New Sales Hire: Industry Experience or “Best Athlete”?
Many sales managers debate whether it’s best to hire someone with industry experience, or a “best athlete” (someone with limited industry experience who has exceptional selling skills).
It’s an interesting dilemma. Someone with industry experience likely comes equipped with product and service knowledge, a stable of valuable contacts, and a well-honed approach to dealing with buyer personalities. On the other hand, someone with industry experience can also be very set in his or her ways. And those contacts might not be so valuable upon close examination because they may prefer to continue to do business with the salesperson’s previous employer.
A best athlete, on the other hand, has attributes that align well with your job profile and will likely perform well in any environment. We generally advocate hiring a best athlete since research tends to indicate that people who are good at selling can pretty much learn to sell anything well. That said, there are some scenarios where it makes sense to take industry experience into serious consideration.
- The learning curve (regarding product features or knowing how to sell to high-level decision makers) is steep and you believe it will take too long for a new hire to ramp-up without industry experience.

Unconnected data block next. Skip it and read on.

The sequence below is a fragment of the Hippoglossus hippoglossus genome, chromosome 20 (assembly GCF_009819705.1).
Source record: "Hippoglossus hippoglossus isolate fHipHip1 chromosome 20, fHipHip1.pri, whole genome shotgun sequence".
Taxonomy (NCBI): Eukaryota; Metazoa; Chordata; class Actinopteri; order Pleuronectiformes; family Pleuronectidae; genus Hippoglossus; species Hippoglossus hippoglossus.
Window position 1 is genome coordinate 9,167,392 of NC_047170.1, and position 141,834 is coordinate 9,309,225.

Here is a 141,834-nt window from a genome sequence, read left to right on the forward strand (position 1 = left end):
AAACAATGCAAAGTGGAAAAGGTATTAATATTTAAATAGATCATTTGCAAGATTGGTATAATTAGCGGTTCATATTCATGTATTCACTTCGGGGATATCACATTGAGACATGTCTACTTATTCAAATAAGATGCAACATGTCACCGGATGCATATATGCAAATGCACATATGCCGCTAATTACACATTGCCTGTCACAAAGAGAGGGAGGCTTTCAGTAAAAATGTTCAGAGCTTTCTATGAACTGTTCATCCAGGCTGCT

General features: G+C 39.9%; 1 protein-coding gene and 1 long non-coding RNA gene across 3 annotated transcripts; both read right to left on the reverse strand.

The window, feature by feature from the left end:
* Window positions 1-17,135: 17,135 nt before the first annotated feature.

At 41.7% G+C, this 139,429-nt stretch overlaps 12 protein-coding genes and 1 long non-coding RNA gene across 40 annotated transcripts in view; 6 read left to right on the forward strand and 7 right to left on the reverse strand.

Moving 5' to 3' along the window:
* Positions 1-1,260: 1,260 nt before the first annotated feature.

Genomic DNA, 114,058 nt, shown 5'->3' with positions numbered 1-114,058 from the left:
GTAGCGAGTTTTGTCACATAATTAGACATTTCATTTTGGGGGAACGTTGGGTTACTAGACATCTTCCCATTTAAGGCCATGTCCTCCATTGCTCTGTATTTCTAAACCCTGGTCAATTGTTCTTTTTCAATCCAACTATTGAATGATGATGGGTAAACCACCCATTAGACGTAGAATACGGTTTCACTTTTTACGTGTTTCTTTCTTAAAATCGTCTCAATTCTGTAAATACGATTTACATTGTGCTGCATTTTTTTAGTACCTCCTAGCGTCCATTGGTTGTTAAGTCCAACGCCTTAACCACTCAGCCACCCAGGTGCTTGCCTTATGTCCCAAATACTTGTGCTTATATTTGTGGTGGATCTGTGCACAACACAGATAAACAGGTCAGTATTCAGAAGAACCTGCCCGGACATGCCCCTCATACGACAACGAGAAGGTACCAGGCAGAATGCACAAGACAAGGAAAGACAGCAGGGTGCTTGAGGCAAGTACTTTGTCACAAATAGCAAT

- You sell in an industry with a small, tight-knit network of buyers and your candidate has existing relationships with those potential buyers.
If either of these points are true for your organization, you’ll likely want to at least consider hiring an employee with industry experience in mind. Generally speaking, however, the person who best matches your job profile should be your primary candidate.
About David Jacoby
As a Managing Director at Sales Readiness Group, David helps large B2B sales organizations improve sales performance. Previously, David was a Principal at Linear Partners, a sales consulting firm providing sales strategy, sales operations, talent management, and interim management services to emerging growth companies. In the past, David has served as Vice President of Business Affairs of Xylo, Inc., where he was responsible for the Company's business development, sales operations, legal affairs, and financing activities.